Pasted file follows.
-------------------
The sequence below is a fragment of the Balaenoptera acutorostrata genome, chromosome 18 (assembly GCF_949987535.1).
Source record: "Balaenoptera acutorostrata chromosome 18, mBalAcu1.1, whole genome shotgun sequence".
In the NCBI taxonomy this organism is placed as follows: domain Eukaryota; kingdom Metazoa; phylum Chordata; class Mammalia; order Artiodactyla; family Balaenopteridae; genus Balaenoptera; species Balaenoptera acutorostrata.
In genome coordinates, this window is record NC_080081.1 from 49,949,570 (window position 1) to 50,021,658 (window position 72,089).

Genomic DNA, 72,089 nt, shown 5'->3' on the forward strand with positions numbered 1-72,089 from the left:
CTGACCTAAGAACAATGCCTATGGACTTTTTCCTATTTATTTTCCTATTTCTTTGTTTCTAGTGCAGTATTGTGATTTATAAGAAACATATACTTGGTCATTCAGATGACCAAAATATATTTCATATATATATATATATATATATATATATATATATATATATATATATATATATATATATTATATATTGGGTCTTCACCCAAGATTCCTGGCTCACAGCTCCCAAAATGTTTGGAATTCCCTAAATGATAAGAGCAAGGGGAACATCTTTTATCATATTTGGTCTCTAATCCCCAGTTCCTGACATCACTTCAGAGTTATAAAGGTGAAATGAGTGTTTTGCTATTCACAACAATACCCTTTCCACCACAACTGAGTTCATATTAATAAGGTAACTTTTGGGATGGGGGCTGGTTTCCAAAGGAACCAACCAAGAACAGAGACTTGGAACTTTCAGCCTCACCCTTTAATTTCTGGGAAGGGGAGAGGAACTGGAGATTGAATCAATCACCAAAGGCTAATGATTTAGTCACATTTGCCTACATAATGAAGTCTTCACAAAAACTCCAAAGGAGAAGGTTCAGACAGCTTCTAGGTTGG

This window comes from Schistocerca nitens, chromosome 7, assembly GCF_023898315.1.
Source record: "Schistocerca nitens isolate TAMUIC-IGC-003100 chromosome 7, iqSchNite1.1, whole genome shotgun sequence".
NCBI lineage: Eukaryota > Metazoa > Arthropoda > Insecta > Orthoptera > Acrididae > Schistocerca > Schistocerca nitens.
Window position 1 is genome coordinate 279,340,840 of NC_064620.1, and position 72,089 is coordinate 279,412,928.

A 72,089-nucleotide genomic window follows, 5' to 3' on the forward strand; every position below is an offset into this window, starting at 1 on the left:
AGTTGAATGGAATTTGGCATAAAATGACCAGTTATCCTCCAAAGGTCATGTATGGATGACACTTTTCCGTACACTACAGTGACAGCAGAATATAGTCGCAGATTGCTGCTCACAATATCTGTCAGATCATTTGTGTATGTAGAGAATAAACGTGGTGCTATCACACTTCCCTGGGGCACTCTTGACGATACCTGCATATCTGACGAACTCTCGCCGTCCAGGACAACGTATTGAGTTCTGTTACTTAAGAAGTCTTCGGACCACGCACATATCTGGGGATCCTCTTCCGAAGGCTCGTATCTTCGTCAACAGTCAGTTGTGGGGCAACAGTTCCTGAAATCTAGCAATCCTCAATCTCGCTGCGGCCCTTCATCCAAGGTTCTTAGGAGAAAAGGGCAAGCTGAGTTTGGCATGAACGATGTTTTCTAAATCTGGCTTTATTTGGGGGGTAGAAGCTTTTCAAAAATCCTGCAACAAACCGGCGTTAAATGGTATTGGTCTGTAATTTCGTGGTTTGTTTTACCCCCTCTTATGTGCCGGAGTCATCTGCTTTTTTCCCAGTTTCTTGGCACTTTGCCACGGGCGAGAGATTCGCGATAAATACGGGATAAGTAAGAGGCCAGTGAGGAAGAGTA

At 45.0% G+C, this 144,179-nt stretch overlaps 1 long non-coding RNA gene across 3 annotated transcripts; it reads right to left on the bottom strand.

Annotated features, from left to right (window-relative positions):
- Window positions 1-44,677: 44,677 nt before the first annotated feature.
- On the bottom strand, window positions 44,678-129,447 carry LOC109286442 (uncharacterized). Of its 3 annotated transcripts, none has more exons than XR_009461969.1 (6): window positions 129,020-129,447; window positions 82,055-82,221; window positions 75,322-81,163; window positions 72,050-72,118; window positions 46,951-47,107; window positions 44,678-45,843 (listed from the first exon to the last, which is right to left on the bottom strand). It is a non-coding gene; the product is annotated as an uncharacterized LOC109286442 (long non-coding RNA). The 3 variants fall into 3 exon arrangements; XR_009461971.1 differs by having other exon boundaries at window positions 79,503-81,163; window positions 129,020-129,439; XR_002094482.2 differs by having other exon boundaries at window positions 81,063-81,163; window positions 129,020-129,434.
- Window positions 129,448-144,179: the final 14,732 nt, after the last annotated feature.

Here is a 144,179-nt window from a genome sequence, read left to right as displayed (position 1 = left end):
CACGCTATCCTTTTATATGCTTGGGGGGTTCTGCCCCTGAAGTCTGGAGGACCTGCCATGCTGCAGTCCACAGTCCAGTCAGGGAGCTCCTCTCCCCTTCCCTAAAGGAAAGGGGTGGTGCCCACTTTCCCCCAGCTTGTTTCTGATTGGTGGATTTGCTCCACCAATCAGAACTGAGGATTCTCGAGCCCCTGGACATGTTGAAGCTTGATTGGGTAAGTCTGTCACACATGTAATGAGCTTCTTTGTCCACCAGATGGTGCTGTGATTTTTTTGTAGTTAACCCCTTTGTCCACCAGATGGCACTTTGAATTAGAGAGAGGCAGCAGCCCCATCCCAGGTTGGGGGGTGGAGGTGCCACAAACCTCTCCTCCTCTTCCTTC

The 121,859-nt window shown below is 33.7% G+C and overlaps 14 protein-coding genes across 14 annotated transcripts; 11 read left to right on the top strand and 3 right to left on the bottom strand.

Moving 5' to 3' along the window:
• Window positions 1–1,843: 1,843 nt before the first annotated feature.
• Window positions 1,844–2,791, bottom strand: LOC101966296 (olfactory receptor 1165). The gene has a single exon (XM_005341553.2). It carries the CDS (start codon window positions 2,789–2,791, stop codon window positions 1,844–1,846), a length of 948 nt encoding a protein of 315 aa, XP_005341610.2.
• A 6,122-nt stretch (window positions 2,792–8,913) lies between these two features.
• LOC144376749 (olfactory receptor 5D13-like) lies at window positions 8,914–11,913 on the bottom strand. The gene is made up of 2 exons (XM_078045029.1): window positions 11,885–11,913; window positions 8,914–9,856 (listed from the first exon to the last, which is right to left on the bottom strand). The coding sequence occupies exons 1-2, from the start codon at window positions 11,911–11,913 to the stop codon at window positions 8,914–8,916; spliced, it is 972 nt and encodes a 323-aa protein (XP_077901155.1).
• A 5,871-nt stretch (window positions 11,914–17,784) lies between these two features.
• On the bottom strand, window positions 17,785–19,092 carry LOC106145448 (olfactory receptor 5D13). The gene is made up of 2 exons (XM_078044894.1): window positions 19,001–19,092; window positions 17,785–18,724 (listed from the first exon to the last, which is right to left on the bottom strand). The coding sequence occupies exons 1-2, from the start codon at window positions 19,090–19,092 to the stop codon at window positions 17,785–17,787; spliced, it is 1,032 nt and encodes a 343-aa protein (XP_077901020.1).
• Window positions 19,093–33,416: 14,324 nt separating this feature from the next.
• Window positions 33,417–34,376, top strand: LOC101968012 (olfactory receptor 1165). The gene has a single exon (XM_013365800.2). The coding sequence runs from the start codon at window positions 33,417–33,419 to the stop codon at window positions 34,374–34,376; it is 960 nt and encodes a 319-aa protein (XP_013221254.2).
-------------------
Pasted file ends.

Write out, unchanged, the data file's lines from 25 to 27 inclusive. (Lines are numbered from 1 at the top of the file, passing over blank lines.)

• LOC144376749 (olfactory receptor 5D13-like) lies at window positions 8,914–11,913 on the bottom strand. The gene is made up of 2 exons (XM_078045029.1): window positions 11,885–11,913; window positions 8,914–9,856 (listed from the first exon to the last, which is right to left on the bottom strand). The coding sequence occupies exons 1-2, from the start codon at window positions 11,911–11,913 to the stop codon at window positions 8,914–8,916; spliced, it is 972 nt and encodes a 323-aa protein (XP_077901155.1).
• A 5,871-nt stretch (window positions 11,914–17,784) lies between these two features.
• On the bottom strand, window positions 17,785–19,092 carry LOC106145448 (olfactory receptor 5D13). The gene is made up of 2 exons (XM_078044894.1): window positions 19,001–19,092; window positions 17,785–18,724 (listed from the first exon to the last, which is right to left on the bottom strand). The coding sequence occupies exons 1-2, from the start codon at window positions 19,090–19,092 to the stop codon at window positions 17,785–17,787; spliced, it is 1,032 nt and encodes a 343-aa protein (XP_077901020.1).